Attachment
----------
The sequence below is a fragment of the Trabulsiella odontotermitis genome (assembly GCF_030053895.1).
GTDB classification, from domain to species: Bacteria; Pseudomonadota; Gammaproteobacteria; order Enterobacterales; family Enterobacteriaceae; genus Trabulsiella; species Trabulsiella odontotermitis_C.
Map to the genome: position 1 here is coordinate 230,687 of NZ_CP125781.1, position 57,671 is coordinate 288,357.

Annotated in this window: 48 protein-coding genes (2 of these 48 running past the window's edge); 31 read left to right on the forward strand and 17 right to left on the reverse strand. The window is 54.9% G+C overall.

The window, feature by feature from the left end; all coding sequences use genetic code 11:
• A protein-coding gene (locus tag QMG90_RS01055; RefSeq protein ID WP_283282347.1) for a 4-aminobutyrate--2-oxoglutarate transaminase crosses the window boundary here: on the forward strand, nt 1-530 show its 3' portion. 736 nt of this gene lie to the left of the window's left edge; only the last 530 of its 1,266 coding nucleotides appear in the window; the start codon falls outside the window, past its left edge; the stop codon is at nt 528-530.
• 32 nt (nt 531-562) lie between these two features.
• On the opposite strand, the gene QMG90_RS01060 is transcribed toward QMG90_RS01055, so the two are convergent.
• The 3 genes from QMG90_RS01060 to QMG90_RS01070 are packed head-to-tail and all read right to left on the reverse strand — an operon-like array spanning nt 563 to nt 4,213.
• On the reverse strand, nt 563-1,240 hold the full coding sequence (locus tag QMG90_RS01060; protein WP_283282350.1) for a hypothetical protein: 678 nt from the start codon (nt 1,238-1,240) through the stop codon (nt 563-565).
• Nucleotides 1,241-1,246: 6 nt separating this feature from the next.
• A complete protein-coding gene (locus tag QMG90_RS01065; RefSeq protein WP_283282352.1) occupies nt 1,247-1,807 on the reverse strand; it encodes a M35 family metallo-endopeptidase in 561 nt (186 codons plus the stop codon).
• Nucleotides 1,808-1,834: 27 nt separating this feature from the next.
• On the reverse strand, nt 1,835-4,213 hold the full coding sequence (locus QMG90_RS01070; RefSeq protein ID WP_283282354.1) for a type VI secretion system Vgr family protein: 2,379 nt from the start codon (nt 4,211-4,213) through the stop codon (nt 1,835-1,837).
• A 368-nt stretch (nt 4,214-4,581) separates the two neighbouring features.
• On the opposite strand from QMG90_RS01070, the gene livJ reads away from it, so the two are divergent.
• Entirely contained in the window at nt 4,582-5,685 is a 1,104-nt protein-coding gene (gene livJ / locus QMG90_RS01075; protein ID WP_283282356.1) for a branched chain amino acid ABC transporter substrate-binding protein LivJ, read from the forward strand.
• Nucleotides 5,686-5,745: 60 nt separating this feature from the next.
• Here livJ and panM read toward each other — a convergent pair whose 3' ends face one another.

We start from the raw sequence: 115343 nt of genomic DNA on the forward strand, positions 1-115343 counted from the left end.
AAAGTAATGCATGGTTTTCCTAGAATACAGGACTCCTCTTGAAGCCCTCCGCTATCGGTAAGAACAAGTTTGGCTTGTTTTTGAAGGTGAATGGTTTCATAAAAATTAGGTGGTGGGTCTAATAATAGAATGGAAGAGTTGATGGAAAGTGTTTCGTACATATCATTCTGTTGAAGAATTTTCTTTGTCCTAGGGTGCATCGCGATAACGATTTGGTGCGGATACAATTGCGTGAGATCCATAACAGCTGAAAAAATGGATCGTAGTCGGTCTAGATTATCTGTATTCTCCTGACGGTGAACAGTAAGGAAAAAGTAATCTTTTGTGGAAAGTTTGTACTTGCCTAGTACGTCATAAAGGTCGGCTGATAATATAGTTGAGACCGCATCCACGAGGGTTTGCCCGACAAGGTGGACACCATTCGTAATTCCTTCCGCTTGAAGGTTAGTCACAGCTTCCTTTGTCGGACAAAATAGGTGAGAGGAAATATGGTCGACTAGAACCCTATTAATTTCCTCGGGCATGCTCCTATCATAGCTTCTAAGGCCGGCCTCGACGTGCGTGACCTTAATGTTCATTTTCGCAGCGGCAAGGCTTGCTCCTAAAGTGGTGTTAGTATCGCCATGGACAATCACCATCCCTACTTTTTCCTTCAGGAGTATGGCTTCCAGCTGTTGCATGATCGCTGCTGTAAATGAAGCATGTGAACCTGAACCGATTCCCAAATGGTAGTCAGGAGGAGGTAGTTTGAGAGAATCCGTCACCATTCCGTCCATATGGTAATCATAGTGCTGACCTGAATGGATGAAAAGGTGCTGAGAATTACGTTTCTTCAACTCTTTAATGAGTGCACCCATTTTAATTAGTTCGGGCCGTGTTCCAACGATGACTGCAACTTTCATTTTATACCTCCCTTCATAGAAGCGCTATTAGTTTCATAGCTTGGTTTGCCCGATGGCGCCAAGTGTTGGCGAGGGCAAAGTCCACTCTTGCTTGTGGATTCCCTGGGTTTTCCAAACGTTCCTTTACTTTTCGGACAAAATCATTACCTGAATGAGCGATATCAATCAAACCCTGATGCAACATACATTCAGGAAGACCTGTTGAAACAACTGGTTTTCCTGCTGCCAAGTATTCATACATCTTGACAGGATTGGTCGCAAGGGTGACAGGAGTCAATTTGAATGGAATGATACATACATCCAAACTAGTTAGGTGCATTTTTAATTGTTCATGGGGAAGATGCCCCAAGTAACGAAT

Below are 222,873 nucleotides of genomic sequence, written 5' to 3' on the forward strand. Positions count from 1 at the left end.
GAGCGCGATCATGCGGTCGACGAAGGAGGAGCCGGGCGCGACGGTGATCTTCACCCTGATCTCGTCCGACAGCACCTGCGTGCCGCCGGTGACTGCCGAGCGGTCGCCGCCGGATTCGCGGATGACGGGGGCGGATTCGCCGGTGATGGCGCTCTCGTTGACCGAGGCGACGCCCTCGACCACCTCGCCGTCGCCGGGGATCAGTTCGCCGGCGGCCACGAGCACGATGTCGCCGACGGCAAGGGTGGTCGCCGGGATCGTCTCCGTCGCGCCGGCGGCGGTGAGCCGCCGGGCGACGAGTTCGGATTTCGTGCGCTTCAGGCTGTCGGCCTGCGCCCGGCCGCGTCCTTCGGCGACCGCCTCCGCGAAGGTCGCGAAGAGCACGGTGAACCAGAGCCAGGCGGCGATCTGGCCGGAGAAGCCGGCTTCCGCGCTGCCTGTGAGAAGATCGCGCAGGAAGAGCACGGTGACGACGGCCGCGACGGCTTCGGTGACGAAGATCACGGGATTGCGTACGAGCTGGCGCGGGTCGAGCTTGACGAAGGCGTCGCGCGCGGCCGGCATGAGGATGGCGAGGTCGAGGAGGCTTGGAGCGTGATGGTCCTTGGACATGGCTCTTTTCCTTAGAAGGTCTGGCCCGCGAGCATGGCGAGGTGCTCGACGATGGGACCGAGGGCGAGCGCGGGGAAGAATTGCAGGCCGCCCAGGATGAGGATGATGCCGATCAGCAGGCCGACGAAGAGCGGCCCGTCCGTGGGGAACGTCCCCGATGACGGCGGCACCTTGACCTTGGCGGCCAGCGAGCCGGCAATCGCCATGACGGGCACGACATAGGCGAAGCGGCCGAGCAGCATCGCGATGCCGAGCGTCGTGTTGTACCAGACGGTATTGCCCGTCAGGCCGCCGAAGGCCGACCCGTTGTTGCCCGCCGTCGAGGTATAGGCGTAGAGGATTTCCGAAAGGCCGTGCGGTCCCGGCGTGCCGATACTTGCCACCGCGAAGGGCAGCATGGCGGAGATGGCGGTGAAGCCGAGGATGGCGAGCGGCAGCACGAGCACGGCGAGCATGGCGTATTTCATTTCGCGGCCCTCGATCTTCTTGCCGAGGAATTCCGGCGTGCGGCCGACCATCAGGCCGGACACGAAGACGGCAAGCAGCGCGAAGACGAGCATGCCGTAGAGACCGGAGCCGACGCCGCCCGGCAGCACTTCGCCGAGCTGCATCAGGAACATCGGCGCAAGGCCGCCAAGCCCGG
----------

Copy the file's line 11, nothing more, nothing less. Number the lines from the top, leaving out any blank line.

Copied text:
• Nucleotides 1,241-1,246: 6 nt separating this feature from the next.